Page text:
The most important thing to keep in mind on building a tesla turbine is the fact that we know something is important on it, but what?  Well, I went out seeking an answer to this trivial question and it seems that there are three main factors in obtaining the best torque and horsepower ratio: inlet nozzle size and configuration, disk spacing and geometry, and outlet nozzle sizing. With these three factors in mind, we can build a tesla turbine that is not only extremely efficient, but we can also fine-tune for the need of more torque or higher horsepower, similar to an automobile engine.  Some experts say to work backwards from the outlet nozzle size to the disk configuration and then the inlet nozzle, but others say the reverse while some don’t care which comes first, the chicken or the egg!  With that in mind, I will list what I have learned in respective order to how the system flows and let you decide from there.

Inlet Nozzle Configuration

The most important part about the inlet nozzle or hose is that it can deliver a high-powered jet stream directly to the gaps in the turbine.  This part is tricky because to get proper distribution to the plates’ spacing inside the casing, there much be quite a few little holes to jet the pressurized whatever in between the plates.  The key here is the more precise, the higher the efficiency.  One thing to focus on with this then is to make sure the plates do not move side to side once positioned in the casing.  If they move even 1mm from the lining on the preset holes, the overall efficiency will decrease since gas has to bounce off the top of the plate (even though it’s thin) and then flow back through the gaps, causing that loss in efficiency.  Just how much of a loss is this?  Well, that part is still unsure but I aim to test the theory and punch numbers for everyone to know once this project is finished!  It may be astronomical, it may be miniscule to bother precision tuning.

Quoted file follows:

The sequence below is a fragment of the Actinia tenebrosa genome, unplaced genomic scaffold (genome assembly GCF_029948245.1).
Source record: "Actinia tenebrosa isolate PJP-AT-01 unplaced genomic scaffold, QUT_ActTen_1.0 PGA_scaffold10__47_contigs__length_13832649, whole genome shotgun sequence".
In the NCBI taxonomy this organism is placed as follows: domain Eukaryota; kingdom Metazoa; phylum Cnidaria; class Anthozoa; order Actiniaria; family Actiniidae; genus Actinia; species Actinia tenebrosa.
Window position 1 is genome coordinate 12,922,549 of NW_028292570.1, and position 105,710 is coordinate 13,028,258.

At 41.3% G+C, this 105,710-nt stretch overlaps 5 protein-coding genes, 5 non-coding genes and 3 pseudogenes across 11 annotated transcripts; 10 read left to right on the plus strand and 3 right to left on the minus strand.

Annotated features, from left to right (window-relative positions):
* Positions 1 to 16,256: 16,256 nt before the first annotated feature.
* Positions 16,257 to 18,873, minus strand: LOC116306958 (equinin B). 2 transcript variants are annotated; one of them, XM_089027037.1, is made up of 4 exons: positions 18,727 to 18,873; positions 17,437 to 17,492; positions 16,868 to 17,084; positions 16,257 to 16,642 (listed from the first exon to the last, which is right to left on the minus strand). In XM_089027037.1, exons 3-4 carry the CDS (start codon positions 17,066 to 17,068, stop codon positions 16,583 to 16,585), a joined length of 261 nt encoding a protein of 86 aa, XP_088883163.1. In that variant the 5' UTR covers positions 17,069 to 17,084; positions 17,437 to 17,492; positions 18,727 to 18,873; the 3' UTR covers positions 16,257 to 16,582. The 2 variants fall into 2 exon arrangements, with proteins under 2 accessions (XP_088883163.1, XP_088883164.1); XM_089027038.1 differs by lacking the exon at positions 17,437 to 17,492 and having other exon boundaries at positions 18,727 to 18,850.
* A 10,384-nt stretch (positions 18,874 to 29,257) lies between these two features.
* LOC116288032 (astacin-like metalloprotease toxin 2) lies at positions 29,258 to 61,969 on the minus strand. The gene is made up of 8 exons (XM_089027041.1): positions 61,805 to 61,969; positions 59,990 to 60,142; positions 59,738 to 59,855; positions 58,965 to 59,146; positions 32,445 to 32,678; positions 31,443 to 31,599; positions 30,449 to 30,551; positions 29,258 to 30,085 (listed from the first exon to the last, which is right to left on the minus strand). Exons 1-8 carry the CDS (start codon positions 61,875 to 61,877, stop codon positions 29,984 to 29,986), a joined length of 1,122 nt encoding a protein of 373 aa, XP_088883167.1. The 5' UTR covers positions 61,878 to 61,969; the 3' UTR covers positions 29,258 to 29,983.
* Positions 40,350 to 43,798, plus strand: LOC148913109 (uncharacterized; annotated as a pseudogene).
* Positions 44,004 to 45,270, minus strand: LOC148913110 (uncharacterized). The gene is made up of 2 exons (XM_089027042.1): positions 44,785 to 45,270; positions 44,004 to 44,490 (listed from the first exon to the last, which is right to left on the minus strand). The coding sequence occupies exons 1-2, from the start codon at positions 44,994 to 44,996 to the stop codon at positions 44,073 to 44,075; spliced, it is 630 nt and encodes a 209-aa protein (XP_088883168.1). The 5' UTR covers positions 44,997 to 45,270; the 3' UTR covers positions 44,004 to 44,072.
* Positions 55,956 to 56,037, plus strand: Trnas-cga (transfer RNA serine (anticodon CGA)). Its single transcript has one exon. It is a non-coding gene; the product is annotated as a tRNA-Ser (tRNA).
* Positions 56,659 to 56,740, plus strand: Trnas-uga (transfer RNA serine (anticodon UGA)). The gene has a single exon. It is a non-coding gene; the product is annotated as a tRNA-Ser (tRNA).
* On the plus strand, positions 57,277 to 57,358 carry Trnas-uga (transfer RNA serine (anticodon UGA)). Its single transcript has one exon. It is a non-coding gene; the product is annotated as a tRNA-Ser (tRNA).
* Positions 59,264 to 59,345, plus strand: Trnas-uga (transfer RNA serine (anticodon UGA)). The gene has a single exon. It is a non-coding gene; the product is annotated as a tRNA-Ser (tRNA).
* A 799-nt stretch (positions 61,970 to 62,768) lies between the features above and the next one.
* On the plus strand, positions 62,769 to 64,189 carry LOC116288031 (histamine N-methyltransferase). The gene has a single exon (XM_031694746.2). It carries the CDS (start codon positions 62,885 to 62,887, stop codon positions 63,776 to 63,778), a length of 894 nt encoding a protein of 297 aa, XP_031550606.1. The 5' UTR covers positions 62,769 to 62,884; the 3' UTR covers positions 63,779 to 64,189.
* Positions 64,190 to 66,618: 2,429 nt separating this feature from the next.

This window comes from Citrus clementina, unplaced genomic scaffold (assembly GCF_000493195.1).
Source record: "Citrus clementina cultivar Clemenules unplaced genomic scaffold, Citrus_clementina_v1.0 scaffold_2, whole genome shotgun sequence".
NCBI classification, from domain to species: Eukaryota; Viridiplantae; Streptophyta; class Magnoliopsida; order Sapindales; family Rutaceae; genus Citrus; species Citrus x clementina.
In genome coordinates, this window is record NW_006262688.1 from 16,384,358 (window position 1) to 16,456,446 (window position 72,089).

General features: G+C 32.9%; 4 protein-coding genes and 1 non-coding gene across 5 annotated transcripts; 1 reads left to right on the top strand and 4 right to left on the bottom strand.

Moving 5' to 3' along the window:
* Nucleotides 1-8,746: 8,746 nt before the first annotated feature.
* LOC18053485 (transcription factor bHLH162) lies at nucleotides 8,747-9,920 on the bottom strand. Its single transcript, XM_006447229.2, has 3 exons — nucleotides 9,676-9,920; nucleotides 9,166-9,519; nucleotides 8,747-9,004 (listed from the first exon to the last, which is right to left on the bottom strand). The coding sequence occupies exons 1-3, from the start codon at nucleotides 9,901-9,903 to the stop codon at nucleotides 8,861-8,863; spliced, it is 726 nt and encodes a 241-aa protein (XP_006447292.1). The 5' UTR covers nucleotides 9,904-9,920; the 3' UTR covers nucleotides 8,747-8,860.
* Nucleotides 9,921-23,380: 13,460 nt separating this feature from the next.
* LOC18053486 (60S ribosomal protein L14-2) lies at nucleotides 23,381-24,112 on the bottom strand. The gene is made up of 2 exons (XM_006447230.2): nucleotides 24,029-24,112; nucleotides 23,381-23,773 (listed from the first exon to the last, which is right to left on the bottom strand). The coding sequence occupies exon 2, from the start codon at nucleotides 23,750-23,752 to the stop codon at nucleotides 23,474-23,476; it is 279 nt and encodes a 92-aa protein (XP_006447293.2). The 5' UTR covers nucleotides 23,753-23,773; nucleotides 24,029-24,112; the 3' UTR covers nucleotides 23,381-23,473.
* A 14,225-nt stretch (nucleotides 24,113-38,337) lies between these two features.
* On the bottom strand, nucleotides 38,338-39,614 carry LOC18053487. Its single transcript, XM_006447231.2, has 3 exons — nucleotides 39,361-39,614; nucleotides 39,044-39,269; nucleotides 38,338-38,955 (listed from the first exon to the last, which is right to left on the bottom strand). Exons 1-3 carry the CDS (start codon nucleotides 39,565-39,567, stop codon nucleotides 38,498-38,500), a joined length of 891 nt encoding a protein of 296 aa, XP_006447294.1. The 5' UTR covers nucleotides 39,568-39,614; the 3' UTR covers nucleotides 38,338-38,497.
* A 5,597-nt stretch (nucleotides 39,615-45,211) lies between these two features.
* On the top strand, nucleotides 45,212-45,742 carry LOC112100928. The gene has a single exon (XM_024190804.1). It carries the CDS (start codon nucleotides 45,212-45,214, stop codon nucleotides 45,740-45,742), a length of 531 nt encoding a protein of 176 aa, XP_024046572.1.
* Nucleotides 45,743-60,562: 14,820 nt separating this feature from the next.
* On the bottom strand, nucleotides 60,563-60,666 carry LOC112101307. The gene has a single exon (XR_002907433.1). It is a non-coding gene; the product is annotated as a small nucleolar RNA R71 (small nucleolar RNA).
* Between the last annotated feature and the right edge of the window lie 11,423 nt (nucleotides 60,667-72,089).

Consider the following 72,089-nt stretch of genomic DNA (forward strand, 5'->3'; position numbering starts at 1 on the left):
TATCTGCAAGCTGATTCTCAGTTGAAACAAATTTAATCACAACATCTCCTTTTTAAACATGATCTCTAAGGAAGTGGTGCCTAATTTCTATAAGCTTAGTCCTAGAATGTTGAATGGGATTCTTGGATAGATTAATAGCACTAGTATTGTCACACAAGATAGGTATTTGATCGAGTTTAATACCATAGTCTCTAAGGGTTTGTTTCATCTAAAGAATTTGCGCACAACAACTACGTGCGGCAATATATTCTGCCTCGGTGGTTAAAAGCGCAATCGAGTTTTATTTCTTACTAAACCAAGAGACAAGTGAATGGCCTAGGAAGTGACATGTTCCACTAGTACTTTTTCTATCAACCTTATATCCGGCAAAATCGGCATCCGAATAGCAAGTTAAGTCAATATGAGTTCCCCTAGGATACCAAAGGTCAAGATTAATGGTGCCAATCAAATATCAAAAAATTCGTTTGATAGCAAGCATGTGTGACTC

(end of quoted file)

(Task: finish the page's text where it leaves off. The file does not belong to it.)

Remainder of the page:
Another key factor to consider with the inlet nozzle is the form of the nozzle to provide both a high-pressure boost.  For example, if you try to smash 40psi coming from a one inch diameter hose into a 0.1 inch diameter hole, the 40psi will be amplified up to, if not faster than, the speed of sound!  This is the theory of compression at work, costing you virtually nothing.  But to get such high compression from such a small inlet, you have to consider durability over time.  What will handle the 400psi at the tip of the nozzle?  The first thing that comes to my mind is a copper fitting, mainly because copper can withstand hundreds of psi just on the tubing itself!

And now for the actual design of the nozzle.  Fortunately, for us there are a variety of input nozzle configurations that we can choose, but one stands out from the rest.  It is similar to an old calligraphy pen shape, which is also called a traditional convergent-divergent nozzle.  The convergent (compressing) part in the figure below is “A” where the pressurized gas gets squeezed through point “d” (diameter) and then goes to the divergent (expanding) part to get un-scrambled.  After that, it forces itself back into the parallel section of the nozzle to straighten the flow of the gas for direct injection into the turbine.

This nozzle seems difficult to manufacture for some, so a simpler model was designed which achieves the same effect.  Below is an example of what it looks like.  NOTE: The same calculations from above must be followed!


Disk Geometry and Spacing